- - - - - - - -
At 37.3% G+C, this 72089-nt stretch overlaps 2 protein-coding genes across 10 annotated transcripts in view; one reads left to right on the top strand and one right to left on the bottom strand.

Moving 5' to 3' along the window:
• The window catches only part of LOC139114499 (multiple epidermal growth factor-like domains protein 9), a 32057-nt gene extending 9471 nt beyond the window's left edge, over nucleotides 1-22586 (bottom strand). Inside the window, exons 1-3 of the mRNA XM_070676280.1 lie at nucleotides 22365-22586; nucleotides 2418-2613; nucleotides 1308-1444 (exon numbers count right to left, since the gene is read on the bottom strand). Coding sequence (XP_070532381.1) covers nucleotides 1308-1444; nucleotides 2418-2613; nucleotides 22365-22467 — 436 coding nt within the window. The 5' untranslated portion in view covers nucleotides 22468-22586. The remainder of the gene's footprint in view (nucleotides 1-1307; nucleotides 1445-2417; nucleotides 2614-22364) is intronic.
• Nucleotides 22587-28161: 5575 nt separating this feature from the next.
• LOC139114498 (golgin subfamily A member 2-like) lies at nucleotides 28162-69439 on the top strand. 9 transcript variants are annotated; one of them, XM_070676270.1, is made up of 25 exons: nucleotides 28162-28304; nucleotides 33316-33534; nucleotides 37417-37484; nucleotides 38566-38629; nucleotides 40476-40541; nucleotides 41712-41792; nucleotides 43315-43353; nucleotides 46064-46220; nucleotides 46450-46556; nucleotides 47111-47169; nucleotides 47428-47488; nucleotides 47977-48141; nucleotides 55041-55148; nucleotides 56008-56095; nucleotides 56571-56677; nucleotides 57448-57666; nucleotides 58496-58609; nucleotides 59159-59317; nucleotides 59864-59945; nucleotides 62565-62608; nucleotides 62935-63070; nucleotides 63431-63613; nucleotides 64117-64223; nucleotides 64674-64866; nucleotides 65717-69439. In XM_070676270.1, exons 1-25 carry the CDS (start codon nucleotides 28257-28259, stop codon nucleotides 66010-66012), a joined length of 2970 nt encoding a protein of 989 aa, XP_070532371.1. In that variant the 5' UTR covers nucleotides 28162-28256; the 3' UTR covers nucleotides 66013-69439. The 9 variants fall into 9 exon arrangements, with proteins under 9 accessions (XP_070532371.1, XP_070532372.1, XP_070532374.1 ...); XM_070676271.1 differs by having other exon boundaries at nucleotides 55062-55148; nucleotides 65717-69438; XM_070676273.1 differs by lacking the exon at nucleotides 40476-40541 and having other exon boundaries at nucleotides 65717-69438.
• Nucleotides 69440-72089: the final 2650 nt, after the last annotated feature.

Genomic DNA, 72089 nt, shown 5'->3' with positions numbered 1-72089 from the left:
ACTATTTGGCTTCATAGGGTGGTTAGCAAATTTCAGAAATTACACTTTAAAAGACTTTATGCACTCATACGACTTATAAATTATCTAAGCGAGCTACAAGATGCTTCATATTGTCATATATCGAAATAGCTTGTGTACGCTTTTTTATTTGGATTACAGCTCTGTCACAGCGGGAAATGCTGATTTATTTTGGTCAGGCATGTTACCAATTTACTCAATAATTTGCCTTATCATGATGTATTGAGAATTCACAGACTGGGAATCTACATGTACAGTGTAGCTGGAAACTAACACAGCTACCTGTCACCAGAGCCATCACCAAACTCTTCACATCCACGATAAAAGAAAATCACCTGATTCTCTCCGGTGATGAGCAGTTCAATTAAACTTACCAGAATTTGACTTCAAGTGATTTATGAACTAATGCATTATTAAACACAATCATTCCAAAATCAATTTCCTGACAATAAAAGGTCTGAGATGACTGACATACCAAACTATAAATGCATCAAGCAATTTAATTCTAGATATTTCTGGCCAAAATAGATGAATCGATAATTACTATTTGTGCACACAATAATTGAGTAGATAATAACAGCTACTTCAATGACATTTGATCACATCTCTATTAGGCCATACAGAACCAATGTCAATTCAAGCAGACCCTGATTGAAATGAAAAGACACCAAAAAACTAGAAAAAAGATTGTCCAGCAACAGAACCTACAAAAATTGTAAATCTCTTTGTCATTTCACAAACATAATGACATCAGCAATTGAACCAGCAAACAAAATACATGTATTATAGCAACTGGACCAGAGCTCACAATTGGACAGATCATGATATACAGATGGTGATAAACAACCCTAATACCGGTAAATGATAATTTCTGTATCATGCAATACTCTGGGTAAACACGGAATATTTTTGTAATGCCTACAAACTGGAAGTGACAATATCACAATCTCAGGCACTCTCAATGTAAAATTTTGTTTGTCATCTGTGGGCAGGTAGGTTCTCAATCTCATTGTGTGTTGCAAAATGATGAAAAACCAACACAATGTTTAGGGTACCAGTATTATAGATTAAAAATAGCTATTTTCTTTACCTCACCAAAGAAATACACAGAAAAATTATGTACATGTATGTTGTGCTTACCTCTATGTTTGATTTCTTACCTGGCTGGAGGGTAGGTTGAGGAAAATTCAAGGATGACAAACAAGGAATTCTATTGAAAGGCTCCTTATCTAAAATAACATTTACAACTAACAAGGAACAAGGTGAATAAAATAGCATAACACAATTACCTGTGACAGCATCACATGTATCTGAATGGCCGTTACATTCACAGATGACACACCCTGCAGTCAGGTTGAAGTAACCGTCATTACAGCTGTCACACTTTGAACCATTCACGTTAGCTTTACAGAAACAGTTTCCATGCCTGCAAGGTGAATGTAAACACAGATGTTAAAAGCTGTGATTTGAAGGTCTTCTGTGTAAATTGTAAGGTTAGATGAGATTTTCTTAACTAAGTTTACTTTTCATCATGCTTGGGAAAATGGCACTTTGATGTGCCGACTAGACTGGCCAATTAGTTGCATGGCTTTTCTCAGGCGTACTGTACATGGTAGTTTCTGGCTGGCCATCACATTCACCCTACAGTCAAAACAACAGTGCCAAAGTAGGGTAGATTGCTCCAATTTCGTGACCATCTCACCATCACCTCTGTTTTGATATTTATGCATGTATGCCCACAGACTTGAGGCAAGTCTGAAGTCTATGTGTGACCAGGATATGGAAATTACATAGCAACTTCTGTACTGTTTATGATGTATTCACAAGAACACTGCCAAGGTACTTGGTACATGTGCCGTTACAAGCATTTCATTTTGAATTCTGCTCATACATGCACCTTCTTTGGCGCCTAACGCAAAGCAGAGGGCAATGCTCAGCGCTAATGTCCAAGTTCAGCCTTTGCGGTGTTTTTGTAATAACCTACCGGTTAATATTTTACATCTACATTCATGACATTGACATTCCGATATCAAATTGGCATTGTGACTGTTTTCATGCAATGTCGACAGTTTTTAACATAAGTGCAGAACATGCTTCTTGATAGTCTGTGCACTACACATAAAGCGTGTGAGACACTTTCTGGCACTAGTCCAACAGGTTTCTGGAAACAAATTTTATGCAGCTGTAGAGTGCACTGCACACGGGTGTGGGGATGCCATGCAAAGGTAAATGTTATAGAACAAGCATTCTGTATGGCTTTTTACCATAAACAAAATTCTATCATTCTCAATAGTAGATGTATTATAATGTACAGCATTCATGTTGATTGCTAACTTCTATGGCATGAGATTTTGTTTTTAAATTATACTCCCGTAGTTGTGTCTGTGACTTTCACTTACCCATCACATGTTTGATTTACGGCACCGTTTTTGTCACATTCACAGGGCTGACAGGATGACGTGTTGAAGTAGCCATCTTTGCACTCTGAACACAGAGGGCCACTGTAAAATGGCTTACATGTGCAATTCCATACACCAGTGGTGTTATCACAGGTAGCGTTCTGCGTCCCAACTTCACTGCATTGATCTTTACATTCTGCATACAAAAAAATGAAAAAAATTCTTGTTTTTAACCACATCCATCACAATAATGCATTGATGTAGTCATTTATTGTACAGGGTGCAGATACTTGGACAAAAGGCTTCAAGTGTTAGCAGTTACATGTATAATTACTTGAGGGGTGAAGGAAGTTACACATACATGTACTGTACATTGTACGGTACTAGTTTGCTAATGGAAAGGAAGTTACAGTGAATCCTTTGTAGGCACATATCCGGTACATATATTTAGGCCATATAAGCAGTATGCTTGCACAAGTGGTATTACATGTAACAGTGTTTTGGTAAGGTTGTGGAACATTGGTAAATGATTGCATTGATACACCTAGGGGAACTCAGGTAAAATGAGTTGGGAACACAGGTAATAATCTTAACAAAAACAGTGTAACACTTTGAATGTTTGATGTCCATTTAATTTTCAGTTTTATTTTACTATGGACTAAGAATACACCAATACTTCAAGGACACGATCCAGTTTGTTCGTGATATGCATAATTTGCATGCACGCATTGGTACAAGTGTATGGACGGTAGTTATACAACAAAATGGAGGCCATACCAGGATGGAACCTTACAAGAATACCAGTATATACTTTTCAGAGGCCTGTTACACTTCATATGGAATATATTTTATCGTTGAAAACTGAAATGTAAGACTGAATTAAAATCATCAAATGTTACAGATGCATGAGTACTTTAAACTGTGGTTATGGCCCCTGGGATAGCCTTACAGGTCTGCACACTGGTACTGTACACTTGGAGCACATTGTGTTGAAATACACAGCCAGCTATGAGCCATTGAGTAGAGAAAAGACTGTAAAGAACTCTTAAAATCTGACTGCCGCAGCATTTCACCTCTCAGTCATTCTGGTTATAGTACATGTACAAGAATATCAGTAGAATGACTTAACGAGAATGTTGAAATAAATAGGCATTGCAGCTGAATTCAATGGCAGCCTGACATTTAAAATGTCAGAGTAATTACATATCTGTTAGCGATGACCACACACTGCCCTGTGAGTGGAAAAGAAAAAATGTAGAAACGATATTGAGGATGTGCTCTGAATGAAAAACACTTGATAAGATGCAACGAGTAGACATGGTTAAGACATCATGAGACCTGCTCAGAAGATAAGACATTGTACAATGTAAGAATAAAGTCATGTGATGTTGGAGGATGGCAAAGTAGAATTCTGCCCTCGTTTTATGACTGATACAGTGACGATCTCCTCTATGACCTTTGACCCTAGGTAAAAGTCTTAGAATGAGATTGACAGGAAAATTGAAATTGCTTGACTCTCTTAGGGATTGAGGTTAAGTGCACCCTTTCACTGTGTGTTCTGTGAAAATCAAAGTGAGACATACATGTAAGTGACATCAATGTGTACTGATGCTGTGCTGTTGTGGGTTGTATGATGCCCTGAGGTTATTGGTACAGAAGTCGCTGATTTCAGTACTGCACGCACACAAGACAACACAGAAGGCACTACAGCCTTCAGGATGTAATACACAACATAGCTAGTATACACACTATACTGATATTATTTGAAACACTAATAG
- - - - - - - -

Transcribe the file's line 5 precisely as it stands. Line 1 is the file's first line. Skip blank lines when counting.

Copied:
• LOC139114498 (golgin subfamily A member 2-like) lies at nucleotides 28162-69439 on the top strand. 9 transcript variants are annotated; one of them, XM_070676270.1, is made up of 25 exons: nucleotides 28162-28304; nucleotides 33316-33534; nucleotides 37417-37484; nucleotides 38566-38629; nucleotides 40476-40541; nucleotides 41712-41792; nucleotides 43315-43353; nucleotides 46064-46220; nucleotides 46450-46556; nucleotides 47111-47169; nucleotides 47428-47488; nucleotides 47977-48141; nucleotides 55041-55148; nucleotides 56008-56095; nucleotides 56571-56677; nucleotides 57448-57666; nucleotides 58496-58609; nucleotides 59159-59317; nucleotides 59864-59945; nucleotides 62565-62608; nucleotides 62935-63070; nucleotides 63431-63613; nucleotides 64117-64223; nucleotides 64674-64866; nucleotides 65717-69439. In XM_070676270.1, exons 1-25 carry the CDS (start codon nucleotides 28257-28259, stop codon nucleotides 66010-66012), a joined length of 2970 nt encoding a protein of 989 aa, XP_070532371.1. In that variant the 5' UTR covers nucleotides 28162-28256; the 3' UTR covers nucleotides 66013-69439. The 9 variants fall into 9 exon arrangements, with proteins under 9 accessions (XP_070532371.1, XP_070532372.1, XP_070532374.1 ...); XM_070676271.1 differs by having other exon boundaries at nucleotides 55062-55148; nucleotides 65717-69438; XM_070676273.1 differs by lacking the exon at nucleotides 40476-40541 and having other exon boundaries at nucleotides 65717-69438.